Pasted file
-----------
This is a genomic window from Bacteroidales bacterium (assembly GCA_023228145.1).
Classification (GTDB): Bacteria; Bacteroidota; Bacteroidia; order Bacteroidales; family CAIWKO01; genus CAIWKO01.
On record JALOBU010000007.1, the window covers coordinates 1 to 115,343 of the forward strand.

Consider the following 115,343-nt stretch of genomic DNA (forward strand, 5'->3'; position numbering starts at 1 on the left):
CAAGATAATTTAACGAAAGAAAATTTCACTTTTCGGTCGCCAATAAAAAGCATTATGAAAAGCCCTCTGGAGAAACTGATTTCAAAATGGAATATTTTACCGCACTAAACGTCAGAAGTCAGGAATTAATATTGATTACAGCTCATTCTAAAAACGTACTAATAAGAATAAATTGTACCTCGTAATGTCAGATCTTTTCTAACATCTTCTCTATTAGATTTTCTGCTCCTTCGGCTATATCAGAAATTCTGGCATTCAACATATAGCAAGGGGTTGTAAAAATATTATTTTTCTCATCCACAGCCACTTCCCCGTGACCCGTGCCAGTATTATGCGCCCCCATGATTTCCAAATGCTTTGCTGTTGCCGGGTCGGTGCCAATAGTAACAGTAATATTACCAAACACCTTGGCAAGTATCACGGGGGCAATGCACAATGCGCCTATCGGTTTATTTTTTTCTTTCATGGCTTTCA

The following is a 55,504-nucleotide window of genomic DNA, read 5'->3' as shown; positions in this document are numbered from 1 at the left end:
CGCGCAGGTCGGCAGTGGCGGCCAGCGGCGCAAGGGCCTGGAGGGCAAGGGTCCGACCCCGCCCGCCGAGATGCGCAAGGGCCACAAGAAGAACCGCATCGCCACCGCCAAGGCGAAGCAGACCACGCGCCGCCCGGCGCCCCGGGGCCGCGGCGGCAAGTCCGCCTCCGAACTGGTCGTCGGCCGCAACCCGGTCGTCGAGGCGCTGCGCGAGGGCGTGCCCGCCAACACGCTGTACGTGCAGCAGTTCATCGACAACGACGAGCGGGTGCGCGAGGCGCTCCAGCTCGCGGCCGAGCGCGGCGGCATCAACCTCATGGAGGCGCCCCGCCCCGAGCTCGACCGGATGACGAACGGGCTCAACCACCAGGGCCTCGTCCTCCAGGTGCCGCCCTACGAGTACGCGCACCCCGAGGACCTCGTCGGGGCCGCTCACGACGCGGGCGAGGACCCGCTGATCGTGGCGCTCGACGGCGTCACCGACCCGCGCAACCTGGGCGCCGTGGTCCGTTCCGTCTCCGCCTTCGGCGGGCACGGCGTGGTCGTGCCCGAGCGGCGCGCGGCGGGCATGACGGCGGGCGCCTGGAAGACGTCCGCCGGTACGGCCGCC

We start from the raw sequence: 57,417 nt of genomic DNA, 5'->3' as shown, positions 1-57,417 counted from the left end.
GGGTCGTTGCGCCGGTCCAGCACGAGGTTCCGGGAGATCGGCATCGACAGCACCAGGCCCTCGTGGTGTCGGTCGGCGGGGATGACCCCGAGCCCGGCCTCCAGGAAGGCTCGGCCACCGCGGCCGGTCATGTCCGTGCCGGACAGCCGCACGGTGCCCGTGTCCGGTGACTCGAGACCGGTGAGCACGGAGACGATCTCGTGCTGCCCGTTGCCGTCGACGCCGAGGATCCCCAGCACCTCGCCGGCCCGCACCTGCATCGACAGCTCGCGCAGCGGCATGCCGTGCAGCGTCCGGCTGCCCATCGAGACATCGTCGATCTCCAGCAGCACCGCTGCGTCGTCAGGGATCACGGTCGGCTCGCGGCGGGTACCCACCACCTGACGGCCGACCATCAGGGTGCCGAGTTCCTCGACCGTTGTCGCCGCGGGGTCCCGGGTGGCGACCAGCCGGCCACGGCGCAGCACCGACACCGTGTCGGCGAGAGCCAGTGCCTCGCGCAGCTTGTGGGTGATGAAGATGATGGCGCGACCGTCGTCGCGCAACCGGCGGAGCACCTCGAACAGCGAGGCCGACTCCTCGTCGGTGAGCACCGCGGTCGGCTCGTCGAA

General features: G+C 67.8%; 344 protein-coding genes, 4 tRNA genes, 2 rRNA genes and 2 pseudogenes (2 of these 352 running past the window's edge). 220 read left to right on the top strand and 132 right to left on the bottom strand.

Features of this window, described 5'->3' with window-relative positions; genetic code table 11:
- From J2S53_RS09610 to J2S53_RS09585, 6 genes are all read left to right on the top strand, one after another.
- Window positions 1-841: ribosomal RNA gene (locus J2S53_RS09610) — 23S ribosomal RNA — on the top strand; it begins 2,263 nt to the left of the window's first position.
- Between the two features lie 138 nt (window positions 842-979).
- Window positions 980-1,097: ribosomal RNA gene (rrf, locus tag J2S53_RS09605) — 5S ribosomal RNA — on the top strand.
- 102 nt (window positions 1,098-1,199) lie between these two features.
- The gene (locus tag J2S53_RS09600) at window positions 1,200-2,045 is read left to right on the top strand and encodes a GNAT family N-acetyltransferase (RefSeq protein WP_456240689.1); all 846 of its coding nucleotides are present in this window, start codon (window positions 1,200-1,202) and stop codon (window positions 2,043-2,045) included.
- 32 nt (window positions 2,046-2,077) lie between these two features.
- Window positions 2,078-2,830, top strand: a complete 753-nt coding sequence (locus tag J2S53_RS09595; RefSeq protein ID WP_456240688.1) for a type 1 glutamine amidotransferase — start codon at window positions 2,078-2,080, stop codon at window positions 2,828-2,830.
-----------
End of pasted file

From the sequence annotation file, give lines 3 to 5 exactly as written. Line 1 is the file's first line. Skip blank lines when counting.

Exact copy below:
On record JALOBU010000007.1, the window covers coordinates 1 to 115,343 of the forward strand.

Consider the following 115,343-nt stretch of genomic DNA (forward strand, 5'->3'; position numbering starts at 1 on the left):
CAAGATAATTTAACGAAAGAAAATTTCACTTTTCGGTCGCCAATAAAAAGCATTATGAAAAGCCCTCTGGAGAAACTGATTTCAAAATGGAATATTTTACCGCACTAAACGTCAGAAGTCAGGAATTAATATTGATTACAGCTCATTCTAAAAACGTACTAATAAGAATAAATTGTACCTCGTAATGTCAGATCTTTTCTAACATCTTCTCTATTAGATTTTCTGCTCCTTCGGCTATATCAGAAATTCTGGCATTCAACATATAGCAAGGGGTTGTAAAAATATTATTTTTCTCATCCACAGCCACTTCCCCGTGACCCGTGCCAGTATTATGCGCCCCCATGATTTCCAAATGCTTTGCTGTTGCCGGGTCGGTGCCAATAGTAACAGTAATATTACCAAACACCTTGGCAAGTATCACGGGGGCAATGCACAATGCGCCTATCGGTTTATTTTTTTCTTTCATGGCTTTCA